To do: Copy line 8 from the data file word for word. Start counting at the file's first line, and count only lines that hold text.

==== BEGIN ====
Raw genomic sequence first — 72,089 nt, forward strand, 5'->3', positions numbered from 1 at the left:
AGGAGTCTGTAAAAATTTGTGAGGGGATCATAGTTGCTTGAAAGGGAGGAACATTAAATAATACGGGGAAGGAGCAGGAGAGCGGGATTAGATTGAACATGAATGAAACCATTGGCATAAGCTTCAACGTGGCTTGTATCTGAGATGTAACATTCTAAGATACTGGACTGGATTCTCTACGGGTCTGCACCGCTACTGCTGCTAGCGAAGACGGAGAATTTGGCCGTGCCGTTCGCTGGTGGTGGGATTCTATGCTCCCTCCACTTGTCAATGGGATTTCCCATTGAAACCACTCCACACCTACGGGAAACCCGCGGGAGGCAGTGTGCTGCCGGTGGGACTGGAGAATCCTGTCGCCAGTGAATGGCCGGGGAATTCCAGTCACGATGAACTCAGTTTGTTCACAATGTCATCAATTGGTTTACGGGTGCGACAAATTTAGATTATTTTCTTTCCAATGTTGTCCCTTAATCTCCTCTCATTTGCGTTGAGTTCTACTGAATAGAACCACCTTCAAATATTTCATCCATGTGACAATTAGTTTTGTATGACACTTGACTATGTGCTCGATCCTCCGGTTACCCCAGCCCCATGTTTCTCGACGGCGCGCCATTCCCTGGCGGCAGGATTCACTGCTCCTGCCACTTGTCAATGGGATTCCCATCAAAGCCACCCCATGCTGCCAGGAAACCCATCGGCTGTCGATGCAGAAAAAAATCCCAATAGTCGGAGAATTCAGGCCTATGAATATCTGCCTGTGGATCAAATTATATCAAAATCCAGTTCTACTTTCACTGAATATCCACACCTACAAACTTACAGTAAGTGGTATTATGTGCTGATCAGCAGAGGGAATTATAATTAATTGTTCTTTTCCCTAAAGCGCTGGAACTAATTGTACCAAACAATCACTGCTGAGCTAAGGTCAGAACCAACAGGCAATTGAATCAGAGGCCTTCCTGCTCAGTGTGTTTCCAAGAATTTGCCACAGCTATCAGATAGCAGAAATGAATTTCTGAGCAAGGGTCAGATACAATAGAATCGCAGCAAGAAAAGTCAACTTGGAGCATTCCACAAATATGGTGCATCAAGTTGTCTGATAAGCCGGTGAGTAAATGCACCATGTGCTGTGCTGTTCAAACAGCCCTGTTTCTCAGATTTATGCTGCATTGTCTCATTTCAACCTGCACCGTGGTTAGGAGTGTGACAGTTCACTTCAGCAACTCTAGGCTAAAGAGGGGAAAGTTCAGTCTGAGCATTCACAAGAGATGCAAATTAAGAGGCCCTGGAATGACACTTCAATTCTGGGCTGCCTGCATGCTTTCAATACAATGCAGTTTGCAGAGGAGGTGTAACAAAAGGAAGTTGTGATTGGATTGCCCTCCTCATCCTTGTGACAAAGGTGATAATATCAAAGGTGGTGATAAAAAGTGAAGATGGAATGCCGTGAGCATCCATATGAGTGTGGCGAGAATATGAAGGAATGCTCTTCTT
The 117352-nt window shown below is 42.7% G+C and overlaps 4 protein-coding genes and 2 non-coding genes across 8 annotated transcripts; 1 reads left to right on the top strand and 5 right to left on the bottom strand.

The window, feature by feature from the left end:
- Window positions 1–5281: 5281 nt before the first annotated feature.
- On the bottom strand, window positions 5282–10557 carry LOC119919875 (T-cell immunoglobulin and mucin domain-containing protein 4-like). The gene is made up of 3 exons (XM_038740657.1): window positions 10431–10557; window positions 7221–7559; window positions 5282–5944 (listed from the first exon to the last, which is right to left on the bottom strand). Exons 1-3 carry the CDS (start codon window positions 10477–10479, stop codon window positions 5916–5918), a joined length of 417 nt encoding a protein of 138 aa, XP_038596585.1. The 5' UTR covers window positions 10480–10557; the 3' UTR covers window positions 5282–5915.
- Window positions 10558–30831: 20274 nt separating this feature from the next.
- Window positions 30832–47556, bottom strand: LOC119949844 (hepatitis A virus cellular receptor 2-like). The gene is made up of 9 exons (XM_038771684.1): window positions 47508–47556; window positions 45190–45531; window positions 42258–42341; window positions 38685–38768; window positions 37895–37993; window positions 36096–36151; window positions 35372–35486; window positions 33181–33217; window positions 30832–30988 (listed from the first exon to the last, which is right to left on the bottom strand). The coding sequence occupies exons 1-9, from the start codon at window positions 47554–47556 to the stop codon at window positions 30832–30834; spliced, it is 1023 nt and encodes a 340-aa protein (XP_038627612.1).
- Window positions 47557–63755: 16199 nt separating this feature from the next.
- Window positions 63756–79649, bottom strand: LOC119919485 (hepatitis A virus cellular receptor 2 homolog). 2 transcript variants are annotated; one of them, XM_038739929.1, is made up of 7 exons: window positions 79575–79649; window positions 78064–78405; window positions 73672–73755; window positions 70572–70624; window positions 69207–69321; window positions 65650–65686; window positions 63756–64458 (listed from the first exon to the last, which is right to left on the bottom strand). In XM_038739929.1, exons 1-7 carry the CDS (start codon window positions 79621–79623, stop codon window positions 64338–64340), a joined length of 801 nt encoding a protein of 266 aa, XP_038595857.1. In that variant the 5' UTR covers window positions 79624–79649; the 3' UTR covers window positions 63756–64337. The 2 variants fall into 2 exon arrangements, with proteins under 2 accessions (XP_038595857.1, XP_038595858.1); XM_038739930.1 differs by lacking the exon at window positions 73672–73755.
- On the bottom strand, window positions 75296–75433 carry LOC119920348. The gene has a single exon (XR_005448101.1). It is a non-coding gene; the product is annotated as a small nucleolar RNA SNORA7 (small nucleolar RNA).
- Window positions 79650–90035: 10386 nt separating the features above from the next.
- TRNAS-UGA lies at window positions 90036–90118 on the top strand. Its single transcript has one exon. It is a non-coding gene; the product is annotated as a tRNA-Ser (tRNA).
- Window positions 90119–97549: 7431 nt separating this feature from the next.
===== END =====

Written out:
- Window positions 30832–47556, bottom strand: LOC119949844 (hepatitis A virus cellular receptor 2-like). The gene is made up of 9 exons (XM_038771684.1): window positions 47508–47556; window positions 45190–45531; window positions 42258–42341; window positions 38685–38768; window positions 37895–37993; window positions 36096–36151; window positions 35372–35486; window positions 33181–33217; window positions 30832–30988 (listed from the first exon to the last, which is right to left on the bottom strand). The coding sequence occupies exons 1-9, from the start codon at window positions 47554–47556 to the stop codon at window positions 30832–30834; spliced, it is 1023 nt and encodes a 340-aa protein (XP_038627612.1).